Formal training has always been the standard for workplace education. There are entire industries built around classroom-style training and continuing education events. But, these techniques don’t always suit the modern hybrid workforce. One of the best ways to approach training today is to encourage informal learning.

Informal Learning

What is Informal Learning?

To understand informal learning, consider that the definition of formal learning is “structured learning delivered through a program”. This could mean an online college course, an expert instructor giving a live presentation, or a training event where a speaker addresses a large audience. Formal learning is based on the need for a particular outcome, such as ensuring that all employees have the same information for a necessary safety standard.

On the other hand, informal learning is the idea that education can happen anywhere and at any time. You don’t need a structured program or event. Instead, anyone approaches their day with a sense of curiosity and a motivation to learn – and the education happens naturally from there.

This doesn’t mean that informal learning is an entirely hands-off approach. It does take thought to design an environment that encourages this type of education. But there are enormous benefits for learners and employers for embracing this.

With these benefits in mind, here are ten ways you can encourage informal learning in your office.

1. Start an Informal Learning Mentoring Program

If you have employees at many levels of knowledge or experience in the industry, why not pair them together for a mentoring program? You don’t have to set formal schedules and rules for this type of program to work. Instead, arrange for new employees to shadow seasoned team members once a month or quarterly and allow the informal learning to happen organically.

2. Offer Access to Professional Resources

There are many educational resources that become open to you as an organization that individuals may not have access to. Professional newsletters, forums, training materials, software, and tools can all be great resources for informal learning. Consider forwarding the latest industry news email you get each morning or allowing your employees access to a members-only forum filled with industry news. If they browse these resources, they’re sure to learn something every day, no matter how small.

3. Start an Informal Book Club

Even if there aren’t many industry-specific books your organization could dive into, try encouraging reading. Many books on soft skills, life skills, and mindsets can be life-changing for employees. Your book club can discuss what you’re reading in a company Slack channel or over lunch once a month. Choose books that address areas you want to see growth in your organization, and the informal learning will happen as you discuss your takeaways.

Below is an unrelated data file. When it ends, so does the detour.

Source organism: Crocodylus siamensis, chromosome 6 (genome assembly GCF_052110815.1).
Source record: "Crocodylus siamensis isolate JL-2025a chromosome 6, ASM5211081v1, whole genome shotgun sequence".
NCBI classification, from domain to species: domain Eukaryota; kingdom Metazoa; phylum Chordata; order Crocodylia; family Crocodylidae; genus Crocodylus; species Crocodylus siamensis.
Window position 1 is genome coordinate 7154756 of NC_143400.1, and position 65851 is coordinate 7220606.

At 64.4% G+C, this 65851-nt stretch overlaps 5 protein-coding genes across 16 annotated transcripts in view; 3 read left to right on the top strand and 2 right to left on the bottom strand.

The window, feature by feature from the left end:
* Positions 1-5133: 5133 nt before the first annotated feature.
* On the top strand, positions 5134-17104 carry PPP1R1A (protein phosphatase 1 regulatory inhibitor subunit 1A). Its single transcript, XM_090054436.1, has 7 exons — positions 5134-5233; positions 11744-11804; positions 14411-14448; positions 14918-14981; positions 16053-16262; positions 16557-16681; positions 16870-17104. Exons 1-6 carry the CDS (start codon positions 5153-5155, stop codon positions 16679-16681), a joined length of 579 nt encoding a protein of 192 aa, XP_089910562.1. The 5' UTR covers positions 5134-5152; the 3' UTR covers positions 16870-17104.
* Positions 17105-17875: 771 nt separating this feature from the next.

4. Bring in an Expert – But Not for Formal Training

Informal learning can still happen when you bring in speakers or trainers. Instead of hiring an instructor to go through a program, bring in a motivational speaker or an entertainer who knows something about your industry. Ask this person to host a conversation about a breaking topic or a specific skill and encourage your team to engage with questions.

5. Encourage Peer-to-Peer Instruction

One of the easiest ways to develop an informal learning atmosphere in your office is to encourage employees to share what they learn with their coworkers. If one employee recently gained a new skill through a project, ask them to show or tell others how to get started.

6. Allocate the Time for Informal Learning

Another great way to help develop this culture of learning is to give employees blocks of time to pursue their education. Consider a monthly hour that each employee can take to do whatever kind of learning they deem essential. They can spend that hour researching, taking an online course, seeking out a mentor’s feedback, reading, or any other kind of learning activity.

7. Encourage and Incentivize Volunteering

One way to quickly gain knowledge in an area is to volunteer as a helping hand. Sometimes this can lead to specific industry knowledge, such as volunteering at a training event in place of paying; other times, this can lead to a deeper understanding of a soft skill, such as learning good delegation during a charity meal for the community. Give your employees incentives, such as paid time off, to volunteer.

8. Make Informal Learning Social

Consider creating a regular schedule of social events for team members to share what they’ve learned recently. A monthly lunch or an online forum where you can ask questions about ongoing learning is a great place to start.

9. Company Bonding Events Can be Informal Learning, Too

When it’s possible, consider taking your team to bonding activities, like escape rooms or obstacle courses. These may seem cheesy, but employees can learn a lot about teamwork when facing these fun, low-pressure challenges.

10. Send Employees to a Networking Event

Finally, informal learning can happen at formal training or industry events – if you encourage the right behavior. Instead of focusing on what seminars your team will take, push them to network with other experts in the field. This will increase the casual knowledge sharing that is so important for informal learning.

Create an Informal Learning Culture

When employees are empowered to learn what interests and motivates them, productivity and workplace happiness only improve. By encouraging informal learning, you will create an organization that is known for its positivity and expertise. Beyond building a better brand, you will also see an improvement in employee retention and overall satisfaction.